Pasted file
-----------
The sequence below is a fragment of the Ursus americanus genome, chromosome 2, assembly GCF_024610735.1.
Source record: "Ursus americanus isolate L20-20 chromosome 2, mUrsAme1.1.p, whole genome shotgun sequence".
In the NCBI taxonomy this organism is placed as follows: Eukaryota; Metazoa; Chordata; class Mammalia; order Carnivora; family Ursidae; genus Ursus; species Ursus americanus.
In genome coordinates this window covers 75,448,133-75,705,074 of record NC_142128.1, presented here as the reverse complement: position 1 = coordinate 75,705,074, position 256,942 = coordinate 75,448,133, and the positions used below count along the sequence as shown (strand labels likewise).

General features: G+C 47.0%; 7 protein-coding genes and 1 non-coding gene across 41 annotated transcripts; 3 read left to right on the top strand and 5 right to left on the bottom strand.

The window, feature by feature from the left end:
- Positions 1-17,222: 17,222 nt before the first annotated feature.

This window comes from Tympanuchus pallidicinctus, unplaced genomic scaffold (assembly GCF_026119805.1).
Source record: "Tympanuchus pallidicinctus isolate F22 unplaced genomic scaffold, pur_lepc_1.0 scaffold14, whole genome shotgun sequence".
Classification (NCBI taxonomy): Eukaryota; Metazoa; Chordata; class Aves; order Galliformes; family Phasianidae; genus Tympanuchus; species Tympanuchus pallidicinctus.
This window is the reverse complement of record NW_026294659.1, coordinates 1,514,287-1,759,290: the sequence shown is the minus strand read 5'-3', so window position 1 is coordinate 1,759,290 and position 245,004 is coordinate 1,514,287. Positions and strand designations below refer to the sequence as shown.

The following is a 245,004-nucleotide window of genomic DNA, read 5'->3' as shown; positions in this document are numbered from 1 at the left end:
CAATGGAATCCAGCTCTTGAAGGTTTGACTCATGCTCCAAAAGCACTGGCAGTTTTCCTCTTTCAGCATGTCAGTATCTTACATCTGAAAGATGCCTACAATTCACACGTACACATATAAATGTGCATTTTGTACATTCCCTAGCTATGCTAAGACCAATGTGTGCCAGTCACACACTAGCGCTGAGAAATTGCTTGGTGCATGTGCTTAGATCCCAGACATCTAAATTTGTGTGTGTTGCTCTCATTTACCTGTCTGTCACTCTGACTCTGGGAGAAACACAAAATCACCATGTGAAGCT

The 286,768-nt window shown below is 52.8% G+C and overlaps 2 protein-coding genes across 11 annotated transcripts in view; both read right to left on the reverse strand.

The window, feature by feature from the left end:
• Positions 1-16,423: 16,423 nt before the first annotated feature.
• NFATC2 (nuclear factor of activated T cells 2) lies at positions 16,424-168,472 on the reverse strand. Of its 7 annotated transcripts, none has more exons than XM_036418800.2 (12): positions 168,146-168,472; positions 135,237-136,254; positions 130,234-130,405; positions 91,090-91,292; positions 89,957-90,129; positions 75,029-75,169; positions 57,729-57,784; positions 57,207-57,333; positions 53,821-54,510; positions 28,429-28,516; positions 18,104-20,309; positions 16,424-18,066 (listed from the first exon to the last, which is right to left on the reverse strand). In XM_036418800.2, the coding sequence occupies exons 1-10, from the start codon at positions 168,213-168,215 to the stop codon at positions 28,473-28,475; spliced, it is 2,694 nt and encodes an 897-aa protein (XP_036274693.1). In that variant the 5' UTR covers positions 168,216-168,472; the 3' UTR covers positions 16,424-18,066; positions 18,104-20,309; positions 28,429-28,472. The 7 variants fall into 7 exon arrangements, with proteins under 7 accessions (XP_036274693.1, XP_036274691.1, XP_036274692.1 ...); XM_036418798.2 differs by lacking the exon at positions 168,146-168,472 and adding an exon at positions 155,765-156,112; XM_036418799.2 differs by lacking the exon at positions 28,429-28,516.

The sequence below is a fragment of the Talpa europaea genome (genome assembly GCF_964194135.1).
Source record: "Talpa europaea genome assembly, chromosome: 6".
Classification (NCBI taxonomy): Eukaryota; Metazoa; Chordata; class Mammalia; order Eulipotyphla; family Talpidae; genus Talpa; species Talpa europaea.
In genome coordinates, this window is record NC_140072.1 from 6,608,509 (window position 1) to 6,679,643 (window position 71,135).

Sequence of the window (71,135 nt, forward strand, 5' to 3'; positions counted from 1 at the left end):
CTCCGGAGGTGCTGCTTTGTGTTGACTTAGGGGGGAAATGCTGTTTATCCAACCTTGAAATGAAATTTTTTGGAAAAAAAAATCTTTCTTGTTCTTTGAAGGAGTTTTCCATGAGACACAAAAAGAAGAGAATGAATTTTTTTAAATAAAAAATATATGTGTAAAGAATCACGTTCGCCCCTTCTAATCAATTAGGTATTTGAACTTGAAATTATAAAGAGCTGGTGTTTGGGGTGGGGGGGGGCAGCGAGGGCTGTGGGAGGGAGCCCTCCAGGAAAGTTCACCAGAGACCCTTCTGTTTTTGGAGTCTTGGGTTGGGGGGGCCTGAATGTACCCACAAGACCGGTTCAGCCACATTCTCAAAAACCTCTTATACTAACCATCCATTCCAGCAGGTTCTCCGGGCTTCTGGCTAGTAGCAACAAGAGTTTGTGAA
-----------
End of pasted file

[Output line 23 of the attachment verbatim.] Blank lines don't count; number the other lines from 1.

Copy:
CTCCGGAGGTGCTGCTTTGTGTTGACTTAGGGGGGAAATGCTGTTTATCCAACCTTGAAATGAAATTTTTTGGAAAAAAAAATCTTTCTTGTTCTTTGAAGGAGTTTTCCATGAGACACAAAAAGAAGAGAATGAATTTTTTTAAATAAAAAATATATGTGTAAAGAATCACGTTCGCCCCTTCTAATCAATTAGGTATTTGAACTTGAAATTATAAAGAGCTGGTGTTTGGGGTGGGGGGGGGCAGCGAGGGCTGTGGGAGGGAGCCCTCCAGGAAAGTTCACCAGAGACCCTTCTGTTTTTGGAGTCTTGGGTTGGGGGGGCCTGAATGTACCCACAAGACCGGTTCAGCCACATTCTCAAAAACCTCTTATACTAACCATCCATTCCAGCAGGTTCTCCGGGCTTCTGGCTAGTAGCAACAAGAGTTTGTGAA